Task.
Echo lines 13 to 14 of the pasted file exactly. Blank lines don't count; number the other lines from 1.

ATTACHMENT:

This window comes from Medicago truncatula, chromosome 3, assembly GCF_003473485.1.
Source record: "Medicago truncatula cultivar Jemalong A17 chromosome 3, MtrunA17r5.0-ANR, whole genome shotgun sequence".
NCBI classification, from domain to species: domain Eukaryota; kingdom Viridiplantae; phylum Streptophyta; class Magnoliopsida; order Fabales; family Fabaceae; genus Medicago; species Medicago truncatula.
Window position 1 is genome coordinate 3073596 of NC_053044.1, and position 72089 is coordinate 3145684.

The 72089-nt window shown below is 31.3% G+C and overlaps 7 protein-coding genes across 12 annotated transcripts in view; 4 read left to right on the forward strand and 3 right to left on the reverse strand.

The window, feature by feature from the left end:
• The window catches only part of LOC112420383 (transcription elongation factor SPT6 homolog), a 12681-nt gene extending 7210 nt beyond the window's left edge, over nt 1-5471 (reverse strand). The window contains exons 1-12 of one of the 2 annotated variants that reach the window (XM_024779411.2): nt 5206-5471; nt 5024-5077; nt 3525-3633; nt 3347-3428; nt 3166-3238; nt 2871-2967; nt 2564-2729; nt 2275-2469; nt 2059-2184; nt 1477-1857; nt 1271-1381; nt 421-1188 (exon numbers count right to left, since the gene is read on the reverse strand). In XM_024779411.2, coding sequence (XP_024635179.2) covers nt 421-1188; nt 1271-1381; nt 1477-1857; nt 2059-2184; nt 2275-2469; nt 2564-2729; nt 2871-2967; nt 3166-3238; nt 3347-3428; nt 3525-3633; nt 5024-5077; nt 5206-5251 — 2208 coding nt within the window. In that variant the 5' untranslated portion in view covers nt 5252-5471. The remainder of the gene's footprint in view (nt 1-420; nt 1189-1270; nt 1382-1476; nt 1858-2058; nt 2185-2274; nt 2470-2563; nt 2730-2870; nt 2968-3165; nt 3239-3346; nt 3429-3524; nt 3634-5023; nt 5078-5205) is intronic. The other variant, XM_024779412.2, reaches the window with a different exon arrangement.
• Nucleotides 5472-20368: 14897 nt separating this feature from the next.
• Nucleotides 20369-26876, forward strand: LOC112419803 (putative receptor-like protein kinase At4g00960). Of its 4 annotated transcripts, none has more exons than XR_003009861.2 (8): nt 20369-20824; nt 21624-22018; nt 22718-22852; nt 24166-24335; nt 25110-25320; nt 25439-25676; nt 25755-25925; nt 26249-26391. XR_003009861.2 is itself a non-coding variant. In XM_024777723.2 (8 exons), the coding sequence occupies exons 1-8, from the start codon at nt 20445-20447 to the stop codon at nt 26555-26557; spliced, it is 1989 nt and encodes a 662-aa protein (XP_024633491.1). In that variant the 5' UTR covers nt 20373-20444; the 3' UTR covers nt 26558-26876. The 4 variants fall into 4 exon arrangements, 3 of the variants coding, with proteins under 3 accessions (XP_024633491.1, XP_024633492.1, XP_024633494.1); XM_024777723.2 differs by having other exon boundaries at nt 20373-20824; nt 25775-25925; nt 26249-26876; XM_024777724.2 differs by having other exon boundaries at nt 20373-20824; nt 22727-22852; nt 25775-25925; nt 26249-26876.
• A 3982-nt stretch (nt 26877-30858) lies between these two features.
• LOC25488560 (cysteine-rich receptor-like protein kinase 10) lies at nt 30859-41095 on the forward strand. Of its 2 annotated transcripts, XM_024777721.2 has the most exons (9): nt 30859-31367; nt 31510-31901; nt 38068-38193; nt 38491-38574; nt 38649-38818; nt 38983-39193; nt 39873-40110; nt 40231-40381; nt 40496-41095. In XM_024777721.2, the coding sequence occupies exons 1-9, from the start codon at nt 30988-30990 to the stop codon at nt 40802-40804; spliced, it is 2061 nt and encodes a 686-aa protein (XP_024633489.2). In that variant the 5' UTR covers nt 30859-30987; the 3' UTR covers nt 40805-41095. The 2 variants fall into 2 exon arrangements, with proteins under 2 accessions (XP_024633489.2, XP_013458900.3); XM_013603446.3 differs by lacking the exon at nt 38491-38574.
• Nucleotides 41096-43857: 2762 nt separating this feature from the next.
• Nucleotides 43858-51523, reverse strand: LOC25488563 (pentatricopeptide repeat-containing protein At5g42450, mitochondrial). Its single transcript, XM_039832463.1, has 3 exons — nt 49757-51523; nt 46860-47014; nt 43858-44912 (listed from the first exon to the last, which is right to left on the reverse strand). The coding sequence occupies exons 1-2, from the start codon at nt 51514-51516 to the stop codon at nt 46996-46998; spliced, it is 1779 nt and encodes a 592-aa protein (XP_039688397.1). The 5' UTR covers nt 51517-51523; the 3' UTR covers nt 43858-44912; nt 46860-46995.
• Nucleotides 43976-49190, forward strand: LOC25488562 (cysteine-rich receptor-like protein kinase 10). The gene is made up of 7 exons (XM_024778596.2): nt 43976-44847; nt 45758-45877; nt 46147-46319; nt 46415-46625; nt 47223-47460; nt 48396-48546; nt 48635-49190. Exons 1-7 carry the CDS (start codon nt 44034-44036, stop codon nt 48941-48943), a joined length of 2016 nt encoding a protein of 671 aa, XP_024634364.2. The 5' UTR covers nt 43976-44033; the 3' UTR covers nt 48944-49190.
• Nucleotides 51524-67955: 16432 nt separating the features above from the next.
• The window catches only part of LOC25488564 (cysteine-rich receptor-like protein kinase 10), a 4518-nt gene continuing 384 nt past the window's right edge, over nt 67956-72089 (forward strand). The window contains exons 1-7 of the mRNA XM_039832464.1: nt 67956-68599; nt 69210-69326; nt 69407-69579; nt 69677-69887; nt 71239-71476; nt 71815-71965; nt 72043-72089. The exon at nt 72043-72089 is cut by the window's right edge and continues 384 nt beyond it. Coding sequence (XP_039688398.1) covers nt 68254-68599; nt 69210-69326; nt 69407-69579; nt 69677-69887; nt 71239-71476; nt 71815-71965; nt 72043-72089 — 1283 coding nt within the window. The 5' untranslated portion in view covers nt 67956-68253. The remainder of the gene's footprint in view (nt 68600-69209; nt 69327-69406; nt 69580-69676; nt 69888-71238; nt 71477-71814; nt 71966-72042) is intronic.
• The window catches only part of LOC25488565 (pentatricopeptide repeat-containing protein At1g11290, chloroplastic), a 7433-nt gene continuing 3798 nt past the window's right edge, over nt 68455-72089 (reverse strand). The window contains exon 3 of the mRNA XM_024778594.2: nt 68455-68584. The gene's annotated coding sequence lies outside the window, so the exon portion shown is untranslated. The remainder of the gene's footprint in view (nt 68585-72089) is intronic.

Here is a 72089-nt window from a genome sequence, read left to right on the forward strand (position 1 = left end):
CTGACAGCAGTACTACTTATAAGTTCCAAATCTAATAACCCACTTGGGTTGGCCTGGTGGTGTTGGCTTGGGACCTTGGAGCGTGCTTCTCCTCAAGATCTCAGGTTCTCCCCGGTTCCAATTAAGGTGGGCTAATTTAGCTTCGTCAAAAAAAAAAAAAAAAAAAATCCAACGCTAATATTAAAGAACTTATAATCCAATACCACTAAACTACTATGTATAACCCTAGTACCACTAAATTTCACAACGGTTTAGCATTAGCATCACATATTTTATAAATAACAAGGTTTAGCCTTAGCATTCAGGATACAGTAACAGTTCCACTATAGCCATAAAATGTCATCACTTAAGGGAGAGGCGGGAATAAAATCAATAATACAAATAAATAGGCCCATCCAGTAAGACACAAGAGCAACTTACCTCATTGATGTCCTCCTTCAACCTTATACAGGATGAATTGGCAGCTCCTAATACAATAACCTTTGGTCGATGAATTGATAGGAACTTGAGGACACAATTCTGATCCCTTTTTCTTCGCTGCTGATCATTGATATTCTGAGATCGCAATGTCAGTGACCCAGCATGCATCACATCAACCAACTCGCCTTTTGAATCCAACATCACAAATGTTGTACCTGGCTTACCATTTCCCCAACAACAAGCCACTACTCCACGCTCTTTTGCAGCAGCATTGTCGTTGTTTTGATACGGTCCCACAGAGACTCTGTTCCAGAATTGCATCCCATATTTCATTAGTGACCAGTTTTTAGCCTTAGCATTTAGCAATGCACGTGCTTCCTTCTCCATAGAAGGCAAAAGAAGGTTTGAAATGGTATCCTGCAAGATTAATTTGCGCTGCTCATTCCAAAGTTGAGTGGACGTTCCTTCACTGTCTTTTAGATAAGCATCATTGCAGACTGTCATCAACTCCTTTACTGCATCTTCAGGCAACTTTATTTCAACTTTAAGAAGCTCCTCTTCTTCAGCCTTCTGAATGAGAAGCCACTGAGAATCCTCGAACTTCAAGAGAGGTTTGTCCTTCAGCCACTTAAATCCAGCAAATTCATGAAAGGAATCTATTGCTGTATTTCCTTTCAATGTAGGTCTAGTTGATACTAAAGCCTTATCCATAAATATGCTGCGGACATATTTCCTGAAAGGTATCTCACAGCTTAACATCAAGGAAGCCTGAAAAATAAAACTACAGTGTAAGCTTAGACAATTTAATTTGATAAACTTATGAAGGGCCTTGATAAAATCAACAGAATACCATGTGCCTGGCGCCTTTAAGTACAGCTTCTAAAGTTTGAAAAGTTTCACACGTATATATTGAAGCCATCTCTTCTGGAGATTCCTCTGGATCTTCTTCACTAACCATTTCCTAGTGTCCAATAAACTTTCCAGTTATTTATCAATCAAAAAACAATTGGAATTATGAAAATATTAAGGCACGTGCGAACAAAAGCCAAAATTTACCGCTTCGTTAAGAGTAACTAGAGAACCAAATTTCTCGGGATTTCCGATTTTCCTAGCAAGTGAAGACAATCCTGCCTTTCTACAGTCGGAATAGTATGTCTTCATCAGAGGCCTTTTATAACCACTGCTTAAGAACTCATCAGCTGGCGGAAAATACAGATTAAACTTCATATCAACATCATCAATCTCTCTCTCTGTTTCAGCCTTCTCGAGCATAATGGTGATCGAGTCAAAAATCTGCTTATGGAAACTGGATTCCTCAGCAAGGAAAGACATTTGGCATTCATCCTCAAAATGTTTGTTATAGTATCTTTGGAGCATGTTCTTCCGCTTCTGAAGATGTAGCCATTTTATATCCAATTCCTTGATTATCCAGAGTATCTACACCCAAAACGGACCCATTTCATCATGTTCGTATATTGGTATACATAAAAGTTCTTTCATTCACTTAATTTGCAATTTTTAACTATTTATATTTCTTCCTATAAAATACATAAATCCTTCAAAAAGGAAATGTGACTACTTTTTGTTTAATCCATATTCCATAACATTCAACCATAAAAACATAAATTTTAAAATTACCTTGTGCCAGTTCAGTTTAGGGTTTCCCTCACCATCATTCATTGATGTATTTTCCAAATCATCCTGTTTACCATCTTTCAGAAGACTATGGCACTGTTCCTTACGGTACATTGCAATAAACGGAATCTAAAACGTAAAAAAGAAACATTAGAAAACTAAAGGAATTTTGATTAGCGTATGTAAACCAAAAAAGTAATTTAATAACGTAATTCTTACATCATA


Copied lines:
• Nucleotides 43858-51523, reverse strand: LOC25488563 (pentatricopeptide repeat-containing protein At5g42450, mitochondrial). Its single transcript, XM_039832463.1, has 3 exons — nt 49757-51523; nt 46860-47014; nt 43858-44912 (listed from the first exon to the last, which is right to left on the reverse strand). The coding sequence occupies exons 1-2, from the start codon at nt 51514-51516 to the stop codon at nt 46996-46998; spliced, it is 1779 nt and encodes a 592-aa protein (XP_039688397.1). The 5' UTR covers nt 51517-51523; the 3' UTR covers nt 43858-44912; nt 46860-46995.
• Nucleotides 43976-49190, forward strand: LOC25488562 (cysteine-rich receptor-like protein kinase 10). The gene is made up of 7 exons (XM_024778596.2): nt 43976-44847; nt 45758-45877; nt 46147-46319; nt 46415-46625; nt 47223-47460; nt 48396-48546; nt 48635-49190. Exons 1-7 carry the CDS (start codon nt 44034-44036, stop codon nt 48941-48943), a joined length of 2016 nt encoding a protein of 671 aa, XP_024634364.2. The 5' UTR covers nt 43976-44033; the 3' UTR covers nt 48944-49190.